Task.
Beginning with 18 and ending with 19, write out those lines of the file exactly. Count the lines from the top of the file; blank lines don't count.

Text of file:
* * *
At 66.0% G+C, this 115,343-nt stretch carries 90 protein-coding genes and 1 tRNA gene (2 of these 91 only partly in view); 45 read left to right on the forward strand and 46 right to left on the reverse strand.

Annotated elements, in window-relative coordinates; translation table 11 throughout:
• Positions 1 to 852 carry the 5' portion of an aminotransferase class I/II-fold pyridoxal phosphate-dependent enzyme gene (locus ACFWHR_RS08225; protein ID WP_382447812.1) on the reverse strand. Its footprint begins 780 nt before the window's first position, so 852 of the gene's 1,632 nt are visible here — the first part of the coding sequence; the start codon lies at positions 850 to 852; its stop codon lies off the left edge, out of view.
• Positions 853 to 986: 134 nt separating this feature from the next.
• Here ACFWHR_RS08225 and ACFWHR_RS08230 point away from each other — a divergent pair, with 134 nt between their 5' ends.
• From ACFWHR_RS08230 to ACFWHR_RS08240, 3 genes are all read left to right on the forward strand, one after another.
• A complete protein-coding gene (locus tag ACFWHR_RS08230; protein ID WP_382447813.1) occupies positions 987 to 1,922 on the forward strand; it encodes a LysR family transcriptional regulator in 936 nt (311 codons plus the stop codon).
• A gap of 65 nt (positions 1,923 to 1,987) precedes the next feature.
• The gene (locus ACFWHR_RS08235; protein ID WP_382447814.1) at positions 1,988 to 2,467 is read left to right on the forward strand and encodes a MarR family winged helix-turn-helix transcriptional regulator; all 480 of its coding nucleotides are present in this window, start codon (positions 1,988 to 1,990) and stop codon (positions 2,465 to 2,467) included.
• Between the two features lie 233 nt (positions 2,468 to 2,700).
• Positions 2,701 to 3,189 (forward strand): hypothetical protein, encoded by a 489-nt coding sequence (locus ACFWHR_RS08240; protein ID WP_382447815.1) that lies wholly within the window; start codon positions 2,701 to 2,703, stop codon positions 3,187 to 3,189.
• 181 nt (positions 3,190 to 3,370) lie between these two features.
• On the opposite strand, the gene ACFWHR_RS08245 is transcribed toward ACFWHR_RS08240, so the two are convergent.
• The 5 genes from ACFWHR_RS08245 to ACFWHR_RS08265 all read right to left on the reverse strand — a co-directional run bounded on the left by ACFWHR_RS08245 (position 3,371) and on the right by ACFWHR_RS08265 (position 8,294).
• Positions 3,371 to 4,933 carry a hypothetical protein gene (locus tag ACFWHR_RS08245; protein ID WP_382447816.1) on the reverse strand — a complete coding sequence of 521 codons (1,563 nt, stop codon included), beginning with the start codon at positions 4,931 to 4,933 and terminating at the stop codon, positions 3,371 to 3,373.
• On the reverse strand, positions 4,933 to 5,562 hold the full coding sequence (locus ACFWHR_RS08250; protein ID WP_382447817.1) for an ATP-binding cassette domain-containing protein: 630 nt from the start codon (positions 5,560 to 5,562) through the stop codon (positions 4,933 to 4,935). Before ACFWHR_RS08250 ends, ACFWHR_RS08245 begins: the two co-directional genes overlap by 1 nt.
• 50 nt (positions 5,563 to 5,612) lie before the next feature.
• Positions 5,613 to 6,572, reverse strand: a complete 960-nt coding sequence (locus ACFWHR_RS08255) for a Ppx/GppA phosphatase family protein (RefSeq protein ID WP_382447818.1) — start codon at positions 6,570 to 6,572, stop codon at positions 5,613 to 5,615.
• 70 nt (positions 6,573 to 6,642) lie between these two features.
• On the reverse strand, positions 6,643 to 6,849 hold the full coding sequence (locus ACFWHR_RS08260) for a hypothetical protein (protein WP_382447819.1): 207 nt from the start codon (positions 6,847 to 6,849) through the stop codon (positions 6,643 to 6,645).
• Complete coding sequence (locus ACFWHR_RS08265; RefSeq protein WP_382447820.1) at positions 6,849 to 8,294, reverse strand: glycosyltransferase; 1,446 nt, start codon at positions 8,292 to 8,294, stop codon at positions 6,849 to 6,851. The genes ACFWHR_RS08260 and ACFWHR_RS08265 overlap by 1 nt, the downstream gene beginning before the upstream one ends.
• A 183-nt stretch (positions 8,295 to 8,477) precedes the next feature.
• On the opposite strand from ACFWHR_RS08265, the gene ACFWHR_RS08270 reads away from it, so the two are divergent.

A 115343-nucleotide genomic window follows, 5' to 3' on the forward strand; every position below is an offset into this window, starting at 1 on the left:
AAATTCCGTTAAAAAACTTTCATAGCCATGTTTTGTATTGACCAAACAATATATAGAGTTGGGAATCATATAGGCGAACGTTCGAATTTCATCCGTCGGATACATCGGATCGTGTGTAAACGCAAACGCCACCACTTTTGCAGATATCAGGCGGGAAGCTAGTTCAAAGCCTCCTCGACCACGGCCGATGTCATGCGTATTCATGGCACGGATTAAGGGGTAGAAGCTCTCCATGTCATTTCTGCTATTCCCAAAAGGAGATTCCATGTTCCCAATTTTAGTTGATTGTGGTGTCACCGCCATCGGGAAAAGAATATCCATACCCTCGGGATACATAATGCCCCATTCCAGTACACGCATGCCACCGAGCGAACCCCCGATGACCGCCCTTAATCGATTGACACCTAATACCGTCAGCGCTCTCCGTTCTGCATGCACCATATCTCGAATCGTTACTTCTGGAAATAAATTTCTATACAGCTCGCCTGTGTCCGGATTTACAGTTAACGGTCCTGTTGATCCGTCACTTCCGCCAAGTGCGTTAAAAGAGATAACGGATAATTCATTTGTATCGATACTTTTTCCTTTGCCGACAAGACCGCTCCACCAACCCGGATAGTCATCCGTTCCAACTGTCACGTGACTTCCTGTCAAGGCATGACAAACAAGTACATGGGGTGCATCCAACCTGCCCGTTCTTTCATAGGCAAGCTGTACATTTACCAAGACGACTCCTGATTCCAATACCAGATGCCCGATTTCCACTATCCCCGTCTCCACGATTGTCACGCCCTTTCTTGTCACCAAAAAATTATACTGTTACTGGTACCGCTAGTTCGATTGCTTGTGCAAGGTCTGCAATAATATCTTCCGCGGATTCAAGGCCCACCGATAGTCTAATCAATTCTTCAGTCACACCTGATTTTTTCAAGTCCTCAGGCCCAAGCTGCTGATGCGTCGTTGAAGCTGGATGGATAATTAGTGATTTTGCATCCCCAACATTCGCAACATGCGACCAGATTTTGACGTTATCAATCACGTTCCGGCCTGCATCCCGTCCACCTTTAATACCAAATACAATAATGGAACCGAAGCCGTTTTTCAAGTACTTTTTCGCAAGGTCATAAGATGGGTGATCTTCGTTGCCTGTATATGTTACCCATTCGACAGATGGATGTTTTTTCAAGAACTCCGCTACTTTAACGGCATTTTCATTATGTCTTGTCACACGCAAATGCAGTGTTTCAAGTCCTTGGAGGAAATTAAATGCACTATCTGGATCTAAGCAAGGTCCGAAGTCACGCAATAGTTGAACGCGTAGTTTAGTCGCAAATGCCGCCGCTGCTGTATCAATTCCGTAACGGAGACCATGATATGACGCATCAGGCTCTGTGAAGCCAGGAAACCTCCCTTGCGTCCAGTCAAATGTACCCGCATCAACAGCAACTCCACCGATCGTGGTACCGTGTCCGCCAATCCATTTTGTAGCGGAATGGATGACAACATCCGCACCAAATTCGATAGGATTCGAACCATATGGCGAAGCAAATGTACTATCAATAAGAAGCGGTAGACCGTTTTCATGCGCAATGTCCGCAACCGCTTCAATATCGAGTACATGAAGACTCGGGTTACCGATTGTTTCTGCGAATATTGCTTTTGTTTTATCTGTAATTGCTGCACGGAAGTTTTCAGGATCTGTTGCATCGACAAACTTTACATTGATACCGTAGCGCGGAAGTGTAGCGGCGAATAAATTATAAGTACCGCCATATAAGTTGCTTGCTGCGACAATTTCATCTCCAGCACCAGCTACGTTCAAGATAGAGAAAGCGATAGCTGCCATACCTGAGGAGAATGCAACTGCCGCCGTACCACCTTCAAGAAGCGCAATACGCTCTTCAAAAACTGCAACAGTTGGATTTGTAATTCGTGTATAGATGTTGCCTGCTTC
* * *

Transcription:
• Positions 5,613 to 6,572, reverse strand: a complete 960-nt coding sequence (locus ACFWHR_RS08255) for a Ppx/GppA phosphatase family protein (RefSeq protein ID WP_382447818.1) — start codon at positions 6,570 to 6,572, stop codon at positions 5,613 to 5,615.
• 70 nt (positions 6,573 to 6,642) lie between these two features.